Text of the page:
There are a few reasons why you may need to relocate your sheet metal fabrication plant: your business may have expanded, requiring more space, your location may no longer be convenient to access, or you lease may have finished. Any kind of factory or industrial relocation is a momentous task, with a lot of logistics and planning to be considered, so we’ve prepared a guide designed to make the process as smooth as possible.

sheet metal machinery

Draft a layout of the new location

You’ll need to draft a detailed layout/plan of your new facility in order to determine what will go where. Once you’ve drawn an accurate representation of the building’s existing floor layout, start adding in details like where your machinery will be housed, where you’ll need to add in features like shelving or other storage units, proposed break rooms, emergency exits, loading zones for stock distribution and more. By mapping out each section of your new sheet metal fabrication plant on paper, you’ll be able to gauge how appropriate your plans are, allowing you to effectively trouble-shoot before the big move.

Review your machinery and materials

The less you have to move to your new location, the better, so now is a great time to get rid of any old, faulty, or inefficient sheet metal machinery and equipment. Conduct a comprehensive audit of all your factory machinery, parts, and materials to determine which items should be relocated (this applies to machinery that needs to be refurbished), and which items need to be on-sold or scrapped. Getting rid of unnecessary machinery and materials, either through scrapping or liquidation, will not only lower your moving costs, it will also ensure your new facility is leaner and more efficient.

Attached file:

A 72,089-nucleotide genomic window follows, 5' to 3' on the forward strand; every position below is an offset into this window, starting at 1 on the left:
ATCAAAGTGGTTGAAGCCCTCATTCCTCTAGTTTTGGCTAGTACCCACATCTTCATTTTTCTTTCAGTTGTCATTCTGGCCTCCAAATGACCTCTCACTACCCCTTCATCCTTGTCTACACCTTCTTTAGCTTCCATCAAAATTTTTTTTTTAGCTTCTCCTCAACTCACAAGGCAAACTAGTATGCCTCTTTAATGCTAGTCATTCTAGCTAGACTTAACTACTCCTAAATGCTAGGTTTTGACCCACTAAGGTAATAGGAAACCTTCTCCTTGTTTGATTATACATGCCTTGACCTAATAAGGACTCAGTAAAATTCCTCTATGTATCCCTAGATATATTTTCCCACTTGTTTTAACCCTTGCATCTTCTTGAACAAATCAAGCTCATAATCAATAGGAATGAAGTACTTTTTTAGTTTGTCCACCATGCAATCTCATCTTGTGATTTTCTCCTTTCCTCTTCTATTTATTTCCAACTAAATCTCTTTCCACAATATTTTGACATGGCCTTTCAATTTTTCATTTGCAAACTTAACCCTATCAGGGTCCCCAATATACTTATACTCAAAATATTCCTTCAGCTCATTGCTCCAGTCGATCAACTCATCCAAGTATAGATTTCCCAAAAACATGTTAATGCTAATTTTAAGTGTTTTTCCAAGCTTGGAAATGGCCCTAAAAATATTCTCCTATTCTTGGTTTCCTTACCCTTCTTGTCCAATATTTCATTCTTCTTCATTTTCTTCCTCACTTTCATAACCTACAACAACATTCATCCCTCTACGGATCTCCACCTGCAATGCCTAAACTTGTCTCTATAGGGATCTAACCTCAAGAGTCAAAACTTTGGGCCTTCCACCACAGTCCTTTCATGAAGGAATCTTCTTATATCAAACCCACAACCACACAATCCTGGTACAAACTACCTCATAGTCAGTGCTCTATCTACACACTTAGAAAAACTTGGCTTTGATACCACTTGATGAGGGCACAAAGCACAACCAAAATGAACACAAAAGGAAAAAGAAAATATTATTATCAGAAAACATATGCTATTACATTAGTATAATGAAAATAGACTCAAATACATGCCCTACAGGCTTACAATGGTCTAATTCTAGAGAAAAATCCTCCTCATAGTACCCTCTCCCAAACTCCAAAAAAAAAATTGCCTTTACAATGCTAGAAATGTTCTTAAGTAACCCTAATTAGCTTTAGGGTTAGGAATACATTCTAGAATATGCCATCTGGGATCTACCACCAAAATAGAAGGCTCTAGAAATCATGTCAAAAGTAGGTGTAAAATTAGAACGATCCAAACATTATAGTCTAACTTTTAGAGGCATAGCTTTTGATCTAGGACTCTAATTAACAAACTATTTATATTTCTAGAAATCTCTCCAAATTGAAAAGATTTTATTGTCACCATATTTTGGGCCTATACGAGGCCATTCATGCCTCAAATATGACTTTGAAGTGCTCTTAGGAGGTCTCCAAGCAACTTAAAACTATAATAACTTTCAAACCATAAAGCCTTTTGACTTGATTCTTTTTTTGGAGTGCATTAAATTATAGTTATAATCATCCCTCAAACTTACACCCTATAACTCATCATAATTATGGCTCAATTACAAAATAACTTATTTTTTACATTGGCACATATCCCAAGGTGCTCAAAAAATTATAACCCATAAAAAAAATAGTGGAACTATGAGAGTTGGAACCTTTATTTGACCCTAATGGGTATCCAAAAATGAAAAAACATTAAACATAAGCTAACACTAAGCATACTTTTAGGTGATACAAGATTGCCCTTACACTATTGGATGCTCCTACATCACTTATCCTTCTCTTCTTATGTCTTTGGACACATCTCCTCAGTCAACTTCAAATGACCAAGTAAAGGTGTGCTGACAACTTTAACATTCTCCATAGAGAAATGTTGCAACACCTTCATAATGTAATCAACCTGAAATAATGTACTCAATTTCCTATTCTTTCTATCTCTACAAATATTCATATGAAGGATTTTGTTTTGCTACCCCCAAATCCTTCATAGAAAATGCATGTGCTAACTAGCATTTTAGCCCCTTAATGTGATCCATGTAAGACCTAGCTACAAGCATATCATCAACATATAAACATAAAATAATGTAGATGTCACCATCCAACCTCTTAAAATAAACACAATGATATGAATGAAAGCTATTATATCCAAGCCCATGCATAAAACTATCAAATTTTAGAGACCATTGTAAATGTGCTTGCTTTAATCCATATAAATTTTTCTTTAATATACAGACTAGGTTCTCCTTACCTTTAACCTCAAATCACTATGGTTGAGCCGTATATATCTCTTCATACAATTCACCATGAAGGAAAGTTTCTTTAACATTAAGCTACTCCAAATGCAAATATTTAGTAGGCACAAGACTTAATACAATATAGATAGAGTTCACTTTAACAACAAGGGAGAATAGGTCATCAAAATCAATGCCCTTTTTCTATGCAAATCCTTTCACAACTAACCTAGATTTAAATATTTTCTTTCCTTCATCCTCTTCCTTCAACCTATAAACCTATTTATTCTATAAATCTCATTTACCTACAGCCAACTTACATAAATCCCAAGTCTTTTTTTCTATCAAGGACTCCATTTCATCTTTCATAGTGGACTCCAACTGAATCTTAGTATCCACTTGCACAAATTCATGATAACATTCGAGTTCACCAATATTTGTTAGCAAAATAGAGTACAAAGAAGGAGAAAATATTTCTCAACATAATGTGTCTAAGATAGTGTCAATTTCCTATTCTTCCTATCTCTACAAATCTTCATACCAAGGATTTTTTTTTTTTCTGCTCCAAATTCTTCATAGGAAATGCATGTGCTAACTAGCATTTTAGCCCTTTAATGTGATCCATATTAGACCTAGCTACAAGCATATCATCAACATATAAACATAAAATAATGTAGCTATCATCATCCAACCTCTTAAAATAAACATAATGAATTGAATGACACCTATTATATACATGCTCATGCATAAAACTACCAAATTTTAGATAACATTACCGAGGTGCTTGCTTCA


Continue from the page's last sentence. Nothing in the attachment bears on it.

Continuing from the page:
Develop a detailed schedule and pass this info on to contractors

Industrial relocations can take days, even weeks to be completed, so you’ll need to come up with a detailed schedule that staggers the move in the most efficient way possible, minimising downtime and disruption. This detailed schedule should not only outline which tasks are to be completed on each day, but also how each item is to be disassembled, packaged, loaded, and unloaded. If you’re working with contractors, be sure to communicate your plans and factory to them so that everyone is on the same page.

Create an inventory for the move

Before you begin packaging up your sheet metal machinery and other equipment, you should log each item to be transferred in the move. Create different stages for each item in the inventory e.g. disassembled, packed, loaded, unloaded, reassembled. This list will ensure you know the status and whereabouts of each item throughout the entire moving process.

If, after moving, you decide you need to replace or repair some of your sheet metal machinery, ACRA is here to help. We stock a huge range of new and used sheet metal machinery, including press brakes, punch and shears and laser cutters.